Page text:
This is an analysis of the poem The Wild Iris that begins with:

That day we wandered 'mid the hills,-so lone
Clouds are not lonelier, the forest lay... full text

Elements of the verse: questions and answers

The information we provided is prepared by means of a special computer program. Use the criteria sheet to understand greatest poems or improve your poetry analysis essay.

  • Rhyme scheme: ababcc bdbdee afafgg cbcbhh ihXhXh bjXjii
  • Stanza lengths (in strings): 6,6,6,6,6,6,
  • Closest metre: iambic pentameter
  • –°losest rhyme: rima
  • –°losest stanza type: tercets
  • Guessed form: blank verse
  • Metre: 1111010111 1111000101 010010111001 11011101111 110010100101 1001010001 1001010111 10001010100 1101010101 1000010001 11011101001 010011101001 1101010111 1101110011 1111011101 0100010101 1101111101 1111011101 11010100101 1101111111 0101110100 1101010111 1001011111 0111110101 1111110100 0101110101 0101110100 0101010101 11010100100 1111010101 1101100111 11111101110 0111010101 11110101110 0101011101 0101100001
  • Amount of stanzas: 6
  • Average number of symbols per stanza: 252
  • Average number of words per stanza: 46
  • Amount of lines: 36
  • Average number of symbols per line: 41 (medium-length strings)
  • Average number of words per line: 8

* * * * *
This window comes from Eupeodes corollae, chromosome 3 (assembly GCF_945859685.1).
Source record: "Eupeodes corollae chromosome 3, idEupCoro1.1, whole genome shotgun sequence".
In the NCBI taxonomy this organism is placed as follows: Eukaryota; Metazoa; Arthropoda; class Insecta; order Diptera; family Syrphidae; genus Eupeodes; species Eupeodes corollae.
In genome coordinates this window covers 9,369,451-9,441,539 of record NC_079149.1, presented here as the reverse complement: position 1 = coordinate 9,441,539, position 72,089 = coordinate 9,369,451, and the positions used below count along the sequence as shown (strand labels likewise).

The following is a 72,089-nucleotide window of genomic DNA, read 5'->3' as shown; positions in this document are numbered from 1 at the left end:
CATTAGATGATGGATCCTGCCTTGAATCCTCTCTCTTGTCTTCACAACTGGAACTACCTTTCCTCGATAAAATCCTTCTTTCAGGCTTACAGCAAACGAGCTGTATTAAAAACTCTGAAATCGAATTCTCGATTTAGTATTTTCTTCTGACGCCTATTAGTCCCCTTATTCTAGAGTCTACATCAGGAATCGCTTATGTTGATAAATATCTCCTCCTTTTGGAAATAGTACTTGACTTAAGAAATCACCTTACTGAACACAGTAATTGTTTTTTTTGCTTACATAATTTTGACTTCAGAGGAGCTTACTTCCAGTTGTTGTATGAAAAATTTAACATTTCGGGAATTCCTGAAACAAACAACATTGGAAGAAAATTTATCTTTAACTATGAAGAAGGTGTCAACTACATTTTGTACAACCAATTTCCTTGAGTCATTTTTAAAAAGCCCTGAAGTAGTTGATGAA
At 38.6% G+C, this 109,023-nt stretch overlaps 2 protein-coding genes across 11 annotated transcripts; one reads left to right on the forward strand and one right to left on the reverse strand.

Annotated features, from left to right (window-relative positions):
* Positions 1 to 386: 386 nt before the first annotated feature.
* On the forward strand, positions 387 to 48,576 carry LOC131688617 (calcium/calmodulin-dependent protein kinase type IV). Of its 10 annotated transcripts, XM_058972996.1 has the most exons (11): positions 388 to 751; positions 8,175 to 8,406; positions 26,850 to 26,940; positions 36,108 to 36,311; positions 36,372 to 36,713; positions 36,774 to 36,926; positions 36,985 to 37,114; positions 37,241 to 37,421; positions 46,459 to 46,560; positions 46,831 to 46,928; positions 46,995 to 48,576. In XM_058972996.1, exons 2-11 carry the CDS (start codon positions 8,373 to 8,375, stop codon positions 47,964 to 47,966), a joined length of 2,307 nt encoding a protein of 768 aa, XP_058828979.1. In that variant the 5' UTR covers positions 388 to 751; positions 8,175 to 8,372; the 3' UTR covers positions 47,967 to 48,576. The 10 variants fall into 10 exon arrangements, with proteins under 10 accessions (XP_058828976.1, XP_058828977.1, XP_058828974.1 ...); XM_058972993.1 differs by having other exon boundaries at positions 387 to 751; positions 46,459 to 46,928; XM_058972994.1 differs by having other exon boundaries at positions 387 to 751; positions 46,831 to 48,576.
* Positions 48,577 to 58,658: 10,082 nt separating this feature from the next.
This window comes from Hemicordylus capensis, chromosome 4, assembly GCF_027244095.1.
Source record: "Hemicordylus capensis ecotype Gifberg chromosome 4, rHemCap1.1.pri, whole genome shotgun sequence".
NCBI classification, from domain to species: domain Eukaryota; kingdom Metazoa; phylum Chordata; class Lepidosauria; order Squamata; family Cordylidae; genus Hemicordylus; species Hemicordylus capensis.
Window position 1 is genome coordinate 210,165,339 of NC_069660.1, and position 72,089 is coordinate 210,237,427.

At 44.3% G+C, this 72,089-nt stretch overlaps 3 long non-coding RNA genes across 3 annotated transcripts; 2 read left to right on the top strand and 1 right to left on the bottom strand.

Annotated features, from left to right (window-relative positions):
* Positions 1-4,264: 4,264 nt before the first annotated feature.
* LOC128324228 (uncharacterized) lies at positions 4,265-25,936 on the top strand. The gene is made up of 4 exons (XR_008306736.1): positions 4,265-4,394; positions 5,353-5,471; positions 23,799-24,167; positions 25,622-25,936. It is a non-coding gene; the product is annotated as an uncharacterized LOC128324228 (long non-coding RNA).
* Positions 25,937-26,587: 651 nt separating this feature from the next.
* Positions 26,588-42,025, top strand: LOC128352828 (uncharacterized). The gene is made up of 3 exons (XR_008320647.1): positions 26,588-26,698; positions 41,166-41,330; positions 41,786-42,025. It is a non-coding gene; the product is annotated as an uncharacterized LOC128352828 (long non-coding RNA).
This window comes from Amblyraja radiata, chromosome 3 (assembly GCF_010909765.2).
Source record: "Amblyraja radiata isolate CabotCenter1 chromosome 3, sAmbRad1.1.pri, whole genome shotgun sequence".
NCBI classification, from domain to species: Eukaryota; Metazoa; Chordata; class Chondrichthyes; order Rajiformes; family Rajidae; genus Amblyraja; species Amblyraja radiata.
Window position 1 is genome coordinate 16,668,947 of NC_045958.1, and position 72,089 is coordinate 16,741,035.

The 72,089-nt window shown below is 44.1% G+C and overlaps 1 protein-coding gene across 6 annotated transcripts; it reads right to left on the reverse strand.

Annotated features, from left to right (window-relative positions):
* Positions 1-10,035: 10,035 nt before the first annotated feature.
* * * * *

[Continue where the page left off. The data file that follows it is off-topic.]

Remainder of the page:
• Mood of the speaker:

    The punctuation marks are various. Neither mark predominates.

  • The author used lexical repetitions to emphasize a significant image; and, i, of are repeated.

    The poet used anaphora at the beginnings of some neighboring lines. The same words and, i are repeated.

    The author used the same word i at the beginnings of some neighboring stanzas. The figure of speech is a kind of anaphora.

    The literary device anadiplosis is detected in two or more neighboring lines. The word/phrase me connects the lines.

If you write a school or university poetry essay, you should Include in your explanation of the poem:

  • summary of The Wild Iris;
  • central theme;
  • idea of the verse;
  • history of its creation;
  • critical appreciation.

Good luck in your poetry interpretation practice!

More information about poems by Madison Julius Cawein